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Researchers Claim Climate Models Underestimate Warming January 3, 2014
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Experts say climate models have cloud formation wrong, causing global warming to be underestimated.
Earth’s atmosphere reacts far more to greenhouse gas emissions than previously thought, leading experts to predict that the planet’s surface temperature is likely to rise an average of 7.2 degrees Fahrenheit by the end of the century.

Writing in the journal Nature, a team of Australia-based researchers says it has found how cloud formation plays a role in climate, which has been one of the greatest uncertainties in the prediction of global warming.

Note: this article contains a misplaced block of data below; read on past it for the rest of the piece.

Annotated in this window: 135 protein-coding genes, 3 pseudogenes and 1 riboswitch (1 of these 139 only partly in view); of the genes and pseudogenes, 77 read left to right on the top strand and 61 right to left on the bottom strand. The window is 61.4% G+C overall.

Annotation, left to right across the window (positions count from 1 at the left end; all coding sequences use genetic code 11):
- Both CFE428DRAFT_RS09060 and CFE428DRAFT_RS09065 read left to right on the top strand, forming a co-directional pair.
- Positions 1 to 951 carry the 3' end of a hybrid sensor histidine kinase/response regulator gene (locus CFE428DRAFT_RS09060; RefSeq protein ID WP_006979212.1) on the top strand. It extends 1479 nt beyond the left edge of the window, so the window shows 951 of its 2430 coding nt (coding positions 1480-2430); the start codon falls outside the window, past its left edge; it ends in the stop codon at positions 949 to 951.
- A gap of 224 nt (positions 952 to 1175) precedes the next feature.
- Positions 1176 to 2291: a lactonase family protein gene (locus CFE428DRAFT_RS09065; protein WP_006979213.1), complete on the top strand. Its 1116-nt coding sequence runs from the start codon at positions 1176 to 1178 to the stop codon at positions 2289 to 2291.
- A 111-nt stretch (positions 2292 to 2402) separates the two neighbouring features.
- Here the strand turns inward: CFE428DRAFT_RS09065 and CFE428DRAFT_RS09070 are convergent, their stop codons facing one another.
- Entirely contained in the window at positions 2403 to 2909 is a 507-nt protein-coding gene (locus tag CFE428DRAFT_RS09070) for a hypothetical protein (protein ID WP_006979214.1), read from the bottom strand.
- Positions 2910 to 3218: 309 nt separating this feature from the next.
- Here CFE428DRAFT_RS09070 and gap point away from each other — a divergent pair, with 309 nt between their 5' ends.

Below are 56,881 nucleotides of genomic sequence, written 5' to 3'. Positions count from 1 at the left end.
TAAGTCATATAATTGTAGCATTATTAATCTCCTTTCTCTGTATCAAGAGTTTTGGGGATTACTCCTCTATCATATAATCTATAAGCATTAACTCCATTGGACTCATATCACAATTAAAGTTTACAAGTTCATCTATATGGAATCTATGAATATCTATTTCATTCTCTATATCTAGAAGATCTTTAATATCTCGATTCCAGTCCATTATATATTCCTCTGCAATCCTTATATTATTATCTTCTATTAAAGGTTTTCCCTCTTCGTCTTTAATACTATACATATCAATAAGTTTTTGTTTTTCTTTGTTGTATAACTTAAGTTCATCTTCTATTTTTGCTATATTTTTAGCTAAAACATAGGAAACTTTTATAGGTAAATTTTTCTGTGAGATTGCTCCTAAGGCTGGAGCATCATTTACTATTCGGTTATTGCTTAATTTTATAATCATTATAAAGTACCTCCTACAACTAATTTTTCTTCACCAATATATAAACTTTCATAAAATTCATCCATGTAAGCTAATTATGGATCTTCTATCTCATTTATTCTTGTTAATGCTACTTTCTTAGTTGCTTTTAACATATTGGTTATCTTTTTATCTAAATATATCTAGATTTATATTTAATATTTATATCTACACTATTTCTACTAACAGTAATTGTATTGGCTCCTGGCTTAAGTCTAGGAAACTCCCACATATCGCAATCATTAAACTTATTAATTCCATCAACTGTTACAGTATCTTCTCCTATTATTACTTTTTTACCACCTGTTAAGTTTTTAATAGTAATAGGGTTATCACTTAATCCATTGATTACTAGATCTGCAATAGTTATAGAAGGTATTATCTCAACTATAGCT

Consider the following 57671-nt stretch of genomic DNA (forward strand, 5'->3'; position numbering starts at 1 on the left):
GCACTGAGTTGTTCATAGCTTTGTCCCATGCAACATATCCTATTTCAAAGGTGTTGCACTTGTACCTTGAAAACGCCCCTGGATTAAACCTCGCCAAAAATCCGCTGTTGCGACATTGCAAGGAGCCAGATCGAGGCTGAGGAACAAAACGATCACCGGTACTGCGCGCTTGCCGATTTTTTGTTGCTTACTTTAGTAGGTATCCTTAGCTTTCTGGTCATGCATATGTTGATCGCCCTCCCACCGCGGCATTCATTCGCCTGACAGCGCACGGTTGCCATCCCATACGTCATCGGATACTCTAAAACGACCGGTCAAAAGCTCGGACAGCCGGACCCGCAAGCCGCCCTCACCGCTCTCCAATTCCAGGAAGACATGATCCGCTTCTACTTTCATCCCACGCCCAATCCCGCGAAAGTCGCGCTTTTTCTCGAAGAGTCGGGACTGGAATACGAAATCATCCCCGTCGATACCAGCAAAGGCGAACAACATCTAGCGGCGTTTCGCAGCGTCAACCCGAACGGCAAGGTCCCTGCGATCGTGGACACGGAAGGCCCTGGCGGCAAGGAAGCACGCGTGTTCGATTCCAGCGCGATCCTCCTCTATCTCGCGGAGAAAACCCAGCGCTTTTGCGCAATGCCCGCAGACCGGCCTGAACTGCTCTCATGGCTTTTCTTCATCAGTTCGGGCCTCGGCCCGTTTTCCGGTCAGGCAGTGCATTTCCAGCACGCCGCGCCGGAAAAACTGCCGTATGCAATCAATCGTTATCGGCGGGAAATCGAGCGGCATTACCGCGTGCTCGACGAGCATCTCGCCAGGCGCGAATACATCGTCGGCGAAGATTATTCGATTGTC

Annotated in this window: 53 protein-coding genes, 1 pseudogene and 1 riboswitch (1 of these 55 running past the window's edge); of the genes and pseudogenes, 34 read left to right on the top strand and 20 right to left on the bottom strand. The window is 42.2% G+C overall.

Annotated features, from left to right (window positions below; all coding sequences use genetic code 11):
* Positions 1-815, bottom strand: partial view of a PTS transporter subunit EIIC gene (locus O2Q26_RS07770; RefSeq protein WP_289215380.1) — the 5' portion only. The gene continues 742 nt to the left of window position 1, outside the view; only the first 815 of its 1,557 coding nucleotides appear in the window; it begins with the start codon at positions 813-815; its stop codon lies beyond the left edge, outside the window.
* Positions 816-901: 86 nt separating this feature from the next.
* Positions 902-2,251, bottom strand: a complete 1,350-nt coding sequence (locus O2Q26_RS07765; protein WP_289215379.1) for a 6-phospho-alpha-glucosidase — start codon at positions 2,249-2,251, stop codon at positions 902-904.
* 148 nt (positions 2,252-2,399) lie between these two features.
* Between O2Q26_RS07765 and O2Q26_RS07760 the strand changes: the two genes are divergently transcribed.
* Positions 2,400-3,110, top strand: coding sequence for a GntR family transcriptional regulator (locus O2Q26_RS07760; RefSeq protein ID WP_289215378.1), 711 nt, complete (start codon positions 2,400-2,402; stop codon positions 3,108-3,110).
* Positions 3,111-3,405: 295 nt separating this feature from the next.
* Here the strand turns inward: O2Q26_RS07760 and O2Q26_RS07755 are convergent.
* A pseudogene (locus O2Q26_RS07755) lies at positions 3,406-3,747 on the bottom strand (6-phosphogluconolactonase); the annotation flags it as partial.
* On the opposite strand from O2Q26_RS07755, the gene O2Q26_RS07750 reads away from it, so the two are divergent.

The group says that while climate models show a relatively low global temperature reaction to carbon dioxide emissions, those models currently do not factor in all the water vapor released into the atmosphere.

The report concludes that “real world observations” show the accepted models are wrong.

They point to fewer clouds forming than the models project, which means more sunlight will enter the atmosphere, making the atmosphere far more sensitive to the warming effects of heat-trapping greenhouse gases.

“Climate skeptics like to criticize climate models for getting things wrong, and we are the first to admit they are not perfect,” said lead author Steven Sherwood.

“But what we are finding is that the mistakes are being made by those models (that) predict less warming, not those that predict more,” Sherwood added.

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